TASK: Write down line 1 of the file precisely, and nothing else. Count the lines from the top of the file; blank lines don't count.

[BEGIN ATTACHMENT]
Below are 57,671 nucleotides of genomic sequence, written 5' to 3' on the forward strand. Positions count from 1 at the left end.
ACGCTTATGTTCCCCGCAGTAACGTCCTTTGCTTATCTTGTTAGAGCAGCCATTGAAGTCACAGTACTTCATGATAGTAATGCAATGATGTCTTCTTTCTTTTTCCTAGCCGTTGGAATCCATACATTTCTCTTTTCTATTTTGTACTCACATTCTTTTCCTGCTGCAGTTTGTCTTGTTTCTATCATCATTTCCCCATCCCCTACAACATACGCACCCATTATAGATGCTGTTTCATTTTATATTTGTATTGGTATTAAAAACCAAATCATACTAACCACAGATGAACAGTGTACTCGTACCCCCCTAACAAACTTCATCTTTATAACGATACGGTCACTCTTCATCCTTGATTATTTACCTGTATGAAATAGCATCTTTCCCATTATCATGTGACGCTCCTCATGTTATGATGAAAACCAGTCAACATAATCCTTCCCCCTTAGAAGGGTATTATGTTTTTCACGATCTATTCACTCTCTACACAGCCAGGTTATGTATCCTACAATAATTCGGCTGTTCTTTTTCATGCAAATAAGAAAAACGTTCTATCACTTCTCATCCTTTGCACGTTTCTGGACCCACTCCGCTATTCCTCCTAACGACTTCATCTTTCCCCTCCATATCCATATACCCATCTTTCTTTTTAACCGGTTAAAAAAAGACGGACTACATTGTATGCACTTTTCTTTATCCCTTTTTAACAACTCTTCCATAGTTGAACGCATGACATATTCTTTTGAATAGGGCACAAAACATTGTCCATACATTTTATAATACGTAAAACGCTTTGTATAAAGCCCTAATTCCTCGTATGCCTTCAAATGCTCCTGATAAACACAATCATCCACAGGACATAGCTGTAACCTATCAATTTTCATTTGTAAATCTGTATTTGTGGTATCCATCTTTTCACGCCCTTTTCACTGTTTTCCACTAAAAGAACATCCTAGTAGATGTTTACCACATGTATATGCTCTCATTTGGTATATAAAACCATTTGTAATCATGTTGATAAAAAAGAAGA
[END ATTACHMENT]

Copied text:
Below are 57,671 nucleotides of genomic sequence, written 5' to 3' on the forward strand. Positions count from 1 at the left end.